Emotions, Instinct, and The Limbic System

The brain may be viewed as a hierarchy of three “separate brains”: vegetative/ reflective brain, a higher adaptive/skilled brain, and an intermediate brain concerned with emotions and instincts. The vegetative brain corresponds roughly to the brain stem and is concerned with controlling vital bodily functions (respiration, digestion, circulation) as well as with integrating brain reflexes. The adaptive and skilled brain corresponds to the cerebral cortex (the neocortex). It has sensory, motor, and association areas that serve in complex perception and execution of skilled motor functions (e.g., hand movements, speech) as well as higher mental functions (e.g. learning, thoughts, introspection, planning).

Limbic system (LS) structures are concerned with central (neural) control over the expression of emotions, instinctive behaviors, drives, motivation, and feelings. In lower vertebrates, the LS is called the rhinencephalon (small brain) due to its intimate connection to the central olfactory structures. In these animals, many instinctive behaviors are guided by the sense of smell. Both the cerebral cortex and the LS have ample access to the brain stem motor areas, permitting them to exercise their respective adaptive and instinctive (stereotyped) controls over behavior.


The main LS structures are the amygdala (almond), septum (wall), hippocampus (sea horse), cingulate gyrus, anterior thalamus, and hypothalamus. The relative mass of the LS remains fairly uniform among the different vertebrates. The LS structures are connected by a number of complicated but no necessarily reciprocal pathways, some of which constitute a loop. The loop of Papez (hypothalamus—anterior thalamus—cingulate gyrus—hypocampus—hypothalamus) has been considered, for a variety of reasons including the fact that patients with lesions in this loop exhibit abnormalities of emotional expression, as one of the neural circuits serving in emotional and instinctive behavior.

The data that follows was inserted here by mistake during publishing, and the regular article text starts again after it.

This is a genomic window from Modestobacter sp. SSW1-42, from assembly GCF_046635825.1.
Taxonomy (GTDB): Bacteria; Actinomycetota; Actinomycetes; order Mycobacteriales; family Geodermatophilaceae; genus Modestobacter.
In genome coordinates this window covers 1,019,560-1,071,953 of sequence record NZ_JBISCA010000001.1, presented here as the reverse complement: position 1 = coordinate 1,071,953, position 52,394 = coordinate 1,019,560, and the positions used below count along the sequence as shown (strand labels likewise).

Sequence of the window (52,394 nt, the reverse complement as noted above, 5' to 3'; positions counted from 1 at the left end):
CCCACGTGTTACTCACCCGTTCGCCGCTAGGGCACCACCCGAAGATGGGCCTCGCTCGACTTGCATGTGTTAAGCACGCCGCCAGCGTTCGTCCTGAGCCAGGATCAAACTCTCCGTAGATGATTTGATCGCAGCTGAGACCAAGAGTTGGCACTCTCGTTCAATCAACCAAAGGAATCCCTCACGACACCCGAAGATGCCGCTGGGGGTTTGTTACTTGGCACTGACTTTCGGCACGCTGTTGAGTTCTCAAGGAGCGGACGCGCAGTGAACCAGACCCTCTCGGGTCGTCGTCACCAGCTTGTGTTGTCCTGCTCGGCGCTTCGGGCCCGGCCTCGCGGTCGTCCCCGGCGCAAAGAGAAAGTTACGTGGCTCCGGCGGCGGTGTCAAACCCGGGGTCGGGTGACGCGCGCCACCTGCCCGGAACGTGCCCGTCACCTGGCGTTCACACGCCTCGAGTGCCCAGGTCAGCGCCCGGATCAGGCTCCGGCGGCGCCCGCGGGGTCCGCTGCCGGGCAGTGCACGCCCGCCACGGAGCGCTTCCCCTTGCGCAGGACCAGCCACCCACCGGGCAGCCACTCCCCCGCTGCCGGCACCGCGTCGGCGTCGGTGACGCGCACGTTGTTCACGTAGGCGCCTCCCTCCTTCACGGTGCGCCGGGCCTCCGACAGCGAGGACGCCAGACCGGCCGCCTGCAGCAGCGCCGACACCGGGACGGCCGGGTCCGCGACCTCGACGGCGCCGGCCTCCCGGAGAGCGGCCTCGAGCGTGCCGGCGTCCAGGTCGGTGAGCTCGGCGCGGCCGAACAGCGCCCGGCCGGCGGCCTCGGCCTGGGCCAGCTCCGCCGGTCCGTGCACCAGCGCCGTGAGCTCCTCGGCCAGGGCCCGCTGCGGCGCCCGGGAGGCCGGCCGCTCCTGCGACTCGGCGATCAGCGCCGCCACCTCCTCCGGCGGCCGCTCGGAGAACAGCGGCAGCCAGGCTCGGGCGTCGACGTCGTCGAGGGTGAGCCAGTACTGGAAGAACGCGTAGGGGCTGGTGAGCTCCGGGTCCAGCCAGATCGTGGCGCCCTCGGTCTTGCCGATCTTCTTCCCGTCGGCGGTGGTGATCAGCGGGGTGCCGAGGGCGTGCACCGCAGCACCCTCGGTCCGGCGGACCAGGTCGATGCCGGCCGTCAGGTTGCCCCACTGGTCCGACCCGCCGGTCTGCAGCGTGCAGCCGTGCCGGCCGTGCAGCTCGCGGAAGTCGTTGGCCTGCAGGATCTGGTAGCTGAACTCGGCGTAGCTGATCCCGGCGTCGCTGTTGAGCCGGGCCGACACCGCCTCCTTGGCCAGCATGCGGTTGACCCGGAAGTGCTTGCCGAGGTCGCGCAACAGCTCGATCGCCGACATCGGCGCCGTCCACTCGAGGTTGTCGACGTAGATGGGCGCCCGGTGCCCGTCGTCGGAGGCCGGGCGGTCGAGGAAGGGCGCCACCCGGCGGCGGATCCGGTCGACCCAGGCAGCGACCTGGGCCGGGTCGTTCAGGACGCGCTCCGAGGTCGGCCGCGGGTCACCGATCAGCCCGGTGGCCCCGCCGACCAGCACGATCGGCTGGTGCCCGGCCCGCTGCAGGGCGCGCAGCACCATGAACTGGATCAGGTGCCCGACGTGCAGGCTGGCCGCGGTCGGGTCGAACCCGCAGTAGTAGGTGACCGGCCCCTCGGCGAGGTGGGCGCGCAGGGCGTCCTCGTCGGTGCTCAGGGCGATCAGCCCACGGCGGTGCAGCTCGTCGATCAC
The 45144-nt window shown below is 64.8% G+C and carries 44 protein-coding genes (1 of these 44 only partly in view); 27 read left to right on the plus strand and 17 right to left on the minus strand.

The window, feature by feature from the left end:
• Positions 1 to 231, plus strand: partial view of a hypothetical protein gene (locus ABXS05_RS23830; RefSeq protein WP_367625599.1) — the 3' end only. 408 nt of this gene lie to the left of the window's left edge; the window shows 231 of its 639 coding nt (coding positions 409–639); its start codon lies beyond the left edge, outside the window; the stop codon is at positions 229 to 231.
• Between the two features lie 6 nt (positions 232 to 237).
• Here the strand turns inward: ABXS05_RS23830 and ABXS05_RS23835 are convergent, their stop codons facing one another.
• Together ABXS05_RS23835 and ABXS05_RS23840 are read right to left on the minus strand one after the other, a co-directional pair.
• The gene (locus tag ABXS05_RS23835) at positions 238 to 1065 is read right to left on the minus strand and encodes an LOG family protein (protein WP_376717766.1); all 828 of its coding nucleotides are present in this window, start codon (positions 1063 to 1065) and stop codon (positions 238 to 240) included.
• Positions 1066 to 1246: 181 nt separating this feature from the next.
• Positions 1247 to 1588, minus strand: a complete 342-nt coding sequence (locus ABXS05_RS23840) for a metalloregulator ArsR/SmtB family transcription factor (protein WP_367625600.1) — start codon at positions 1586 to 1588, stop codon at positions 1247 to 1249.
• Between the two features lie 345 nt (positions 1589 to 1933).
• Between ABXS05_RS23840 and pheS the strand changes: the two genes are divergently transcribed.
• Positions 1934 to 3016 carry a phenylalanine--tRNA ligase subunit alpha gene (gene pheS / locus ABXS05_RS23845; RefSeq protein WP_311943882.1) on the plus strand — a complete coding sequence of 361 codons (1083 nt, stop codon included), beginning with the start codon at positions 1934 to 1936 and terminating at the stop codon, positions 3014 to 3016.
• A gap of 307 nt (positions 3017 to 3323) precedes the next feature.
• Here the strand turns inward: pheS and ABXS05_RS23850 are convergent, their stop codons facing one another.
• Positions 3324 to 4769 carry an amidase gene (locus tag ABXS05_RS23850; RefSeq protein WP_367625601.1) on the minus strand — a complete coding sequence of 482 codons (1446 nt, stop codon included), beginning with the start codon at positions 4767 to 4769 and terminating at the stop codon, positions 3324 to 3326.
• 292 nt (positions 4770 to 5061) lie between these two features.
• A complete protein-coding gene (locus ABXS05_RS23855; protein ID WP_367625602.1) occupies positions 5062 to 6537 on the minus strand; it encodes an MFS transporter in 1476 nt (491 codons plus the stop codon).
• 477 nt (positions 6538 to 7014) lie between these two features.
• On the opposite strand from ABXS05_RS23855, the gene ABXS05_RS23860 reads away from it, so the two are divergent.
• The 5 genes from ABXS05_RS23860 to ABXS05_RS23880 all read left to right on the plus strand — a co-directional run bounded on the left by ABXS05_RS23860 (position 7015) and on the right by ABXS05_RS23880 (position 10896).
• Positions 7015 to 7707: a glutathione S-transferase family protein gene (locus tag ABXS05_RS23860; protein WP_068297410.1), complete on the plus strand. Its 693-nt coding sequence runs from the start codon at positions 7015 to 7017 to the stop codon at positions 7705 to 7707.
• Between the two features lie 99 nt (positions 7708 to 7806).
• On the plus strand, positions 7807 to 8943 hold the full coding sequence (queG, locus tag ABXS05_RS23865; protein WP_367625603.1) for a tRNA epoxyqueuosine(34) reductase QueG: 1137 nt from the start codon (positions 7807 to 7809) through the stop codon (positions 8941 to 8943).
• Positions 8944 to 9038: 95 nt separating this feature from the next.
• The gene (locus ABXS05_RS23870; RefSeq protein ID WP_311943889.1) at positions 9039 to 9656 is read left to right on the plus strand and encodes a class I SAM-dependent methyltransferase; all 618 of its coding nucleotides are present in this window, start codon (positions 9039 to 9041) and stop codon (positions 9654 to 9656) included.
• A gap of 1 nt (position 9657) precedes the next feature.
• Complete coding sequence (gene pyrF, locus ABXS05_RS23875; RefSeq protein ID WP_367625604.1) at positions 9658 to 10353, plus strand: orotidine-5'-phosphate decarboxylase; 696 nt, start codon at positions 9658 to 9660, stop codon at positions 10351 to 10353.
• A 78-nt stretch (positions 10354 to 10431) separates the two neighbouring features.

The LS was once thought to be involved only in emotional/instinctive behavior and that the cerebral cortex and LS had few connections and little communication. This view is changing. Thus, the hippocampus, a prominent LS structure, thanks to its numerous connections to both the older (e.g., olfactory and limbic) and the newer (e.g., the cortex) parts of the brain, plays an essential role in learning and memory. Similarly, the cingulate gyrus (located on the medial hemispheric surface and possibly regulating such social behaviors as parental care) is part of both the LS and the cerebral cortex; the cingulate gyrus, like the hippocampus provides an important link between the adaptive and the instinctive brains. LS structures like the amygdala and septum can also communicate, via their reciprocal connections to the cingulate gyrus, with the higher cortical association areas. The LS structures also receive abundant sensory input and send motor input to both voluntary and involuntary motor centers via the cingulate gyrus to the motor cortex and via the hypothalamus to the brain stem.